“Dad, why do you have Jide’s picture and account number in your wallet?” I repeat the question louder, although with a shaky voice close to breaking.
Mother’s hand slips out of his. “Julius Kanayo, please answer our daughter’s question.”
“Kokoma, i can explain… Please…”
“Oh my God.” I put my hands between my thighs, allowing my sobs rock me back and forth. Edi makes to hold me and i lash out at him. This makes no sense. No sense at all. Is this a dream?
“Koko, please, let us not do this out here.”
“Where else dad? Where else?!? You still want to keep this a secret? That you’ve been sending N100,000 monthly to your unknown son for over 10years???”
“Koko!!!” Father’s tone when he is angry is blood chilling. But this instance, i feel nothing, hear nothing.
Edi speaks up, “uhm, i really think we should all go back inside and start again. Koko please…”
I walk zombie like into the house, wondering how Jide had missed out of all the drama.
Or not. He was standing at the window.
“Tell me all i just witnessed was staged. That you all just have a flair for acting.”
I say nothing.
When everyone is back in the house, all eyes settle on father. Waiting.
“Yes, i have been sending Jide money all these years. Yes, i have kept that picture in my wallet for long. But believe me, today is my first day of seeing Jide for real.”
“Oh please!!! That changes nothing. You remained anonymous for years, that’s not a sign indicating your interest in knowing or seeing him.”
“Kokoma, please let dad finish speaking. We all need to know the truth.”
“How funny. You mean I, Kokoma Kanayo, needs to know the truth. Last i checked, i was the only one not in on the whole family business/family marriage thing. Last i checked, i was the only one not told about Edi’s infertility and need for a ‘sperm donor’ who ended up dying of HIV. And now? I am the only one discovering my boyfriend is my half brother.”
The ticking hand of the wall clock is suddenly louder as i pace from one end of the sitting room to another. I don’t bother wiping away the tears. Every one seems to be mulling over the few points i had made in my unexpected outburst.
“Actually, we had no idea about that second point. What did you say about Edi?” Mother and father direct questioning looks at Tafo and Edi who are both now looking like scared little children.
So i know i have caused more trouble than where it all started from. I dash into the guest room, give mama Edichie a brief peck on her sleeping face, pick up my phone and purse. And run.
I hear them calling after me, all of them, especially Jide. The pain clutches at my chest at the thought of him. It tightens more and more, making me double over as the cab man drives me towards the airport.
To think i was finally coming to terms with becoming a Mrs. Akorede. I had even started sorting through my list of Yoruba names to know which ones were valid for naming our children.
God, i had finally found love. Enough love to resist Edi.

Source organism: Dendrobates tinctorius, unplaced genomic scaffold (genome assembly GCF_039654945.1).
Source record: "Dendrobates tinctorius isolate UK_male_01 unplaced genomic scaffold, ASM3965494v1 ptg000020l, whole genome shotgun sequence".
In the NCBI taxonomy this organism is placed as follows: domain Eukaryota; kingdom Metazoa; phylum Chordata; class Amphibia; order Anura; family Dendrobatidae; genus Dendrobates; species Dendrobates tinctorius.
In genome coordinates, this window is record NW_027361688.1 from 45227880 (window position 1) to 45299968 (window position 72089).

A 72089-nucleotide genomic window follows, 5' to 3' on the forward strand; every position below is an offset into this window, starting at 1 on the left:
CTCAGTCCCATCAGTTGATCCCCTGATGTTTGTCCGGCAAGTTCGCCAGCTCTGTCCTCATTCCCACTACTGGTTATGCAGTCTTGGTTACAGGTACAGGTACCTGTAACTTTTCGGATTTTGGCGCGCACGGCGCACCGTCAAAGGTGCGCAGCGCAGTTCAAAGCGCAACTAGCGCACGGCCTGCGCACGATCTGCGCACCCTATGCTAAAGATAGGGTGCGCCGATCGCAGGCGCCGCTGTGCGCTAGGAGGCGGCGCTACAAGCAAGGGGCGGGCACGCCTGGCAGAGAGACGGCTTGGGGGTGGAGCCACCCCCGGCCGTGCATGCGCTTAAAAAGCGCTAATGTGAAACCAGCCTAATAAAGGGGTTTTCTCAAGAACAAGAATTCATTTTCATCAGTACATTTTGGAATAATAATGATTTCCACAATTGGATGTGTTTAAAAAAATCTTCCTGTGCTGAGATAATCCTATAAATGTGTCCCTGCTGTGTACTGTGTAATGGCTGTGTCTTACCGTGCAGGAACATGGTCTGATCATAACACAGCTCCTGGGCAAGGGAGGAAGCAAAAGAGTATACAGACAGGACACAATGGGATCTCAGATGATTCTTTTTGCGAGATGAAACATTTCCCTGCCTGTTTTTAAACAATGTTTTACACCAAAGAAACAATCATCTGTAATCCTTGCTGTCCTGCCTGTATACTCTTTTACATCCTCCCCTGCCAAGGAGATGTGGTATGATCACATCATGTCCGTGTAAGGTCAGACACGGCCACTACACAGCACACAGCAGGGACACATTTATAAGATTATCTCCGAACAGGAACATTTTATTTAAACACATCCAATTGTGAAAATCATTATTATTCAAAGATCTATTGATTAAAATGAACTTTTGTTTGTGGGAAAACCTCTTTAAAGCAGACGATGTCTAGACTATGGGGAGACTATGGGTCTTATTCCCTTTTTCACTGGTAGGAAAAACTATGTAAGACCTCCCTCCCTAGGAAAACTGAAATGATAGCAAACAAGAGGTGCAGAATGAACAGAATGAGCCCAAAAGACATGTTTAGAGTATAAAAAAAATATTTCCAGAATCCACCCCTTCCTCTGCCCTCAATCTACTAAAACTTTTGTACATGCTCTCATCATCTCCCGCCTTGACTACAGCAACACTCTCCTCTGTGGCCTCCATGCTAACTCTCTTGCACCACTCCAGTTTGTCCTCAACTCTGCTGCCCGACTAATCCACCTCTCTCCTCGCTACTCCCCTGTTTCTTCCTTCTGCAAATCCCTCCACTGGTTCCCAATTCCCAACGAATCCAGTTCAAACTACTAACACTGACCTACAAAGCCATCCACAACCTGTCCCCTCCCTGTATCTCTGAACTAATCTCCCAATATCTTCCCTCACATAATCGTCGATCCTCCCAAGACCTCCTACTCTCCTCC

My phones are ringing. I know it’s them. I put them on airplane mode. I have no idea where i’m going to but i am certain of my need for space and distance. My thoughts go to Kelvin and i hope he is let in on the whole issue soon.
It hurts to be kept in the dark. Hurts real bad.
Back in Edi and Tafo’s place, father is torn between explaining Jide and understanding his first daughter’s family dynamics.
“I think i should leave now…”
Jide had been quiet all the while. No one was sure if he was in shock or otherwise. His expressionless face gave away no emotions.
“Jide, please wait. You need to listen.” Father is standing, walking towards him.
“No. Sir. I don’t think i want to. Not now. Maybe not ever.”
Some long awkward minutes after he leaves, Tafo begins to talk.
“I never loved Edi. You knew this, especially you mum. I did not want to get married. I do not even believe in marriage. Ovie was good to me and i loved him. Yes, he was not perfect but who is? Even near-perfect Edi here is not. All the time we spent trying to get pregnant is enough evidence. I did not plan to get pregnant for Ovie but i did. And I don’t regret it as much as i regret bending to your will to get married. My retroviral status is under control. I already started my drugs and i am on regular check up.”
“Edi, you are the head of the house. Is it true… All she just said?
“Yes. But right now, i don’t think all those things are as important as finding Koko. She has been gone for over an hour.”
As if suddenly remembering where it all began, mother starts hitting father with questions.
“When did this happen? Why Yoruba? I thought you were averse to that tribe. How old is he? Why didn’t you tell me? I trusted you. How could you keep such a thing from me, from us all? What would now happen to Kokoma?”
“Woman!!! Please keep quiet AND LISTEN!”
There is an almost inaudible wheeze coming from the guest room and a very soft and weak voice calling for Koko.
They all rush into mama Edichie’s room.
“Edi, call your father.”
“He is in Uyo. How does calling him help us right now?”
“Young man, you will shut up and do as i have said. Your mother needs to know the truth before she… Before it’s too late.”
“Jide is your brother.”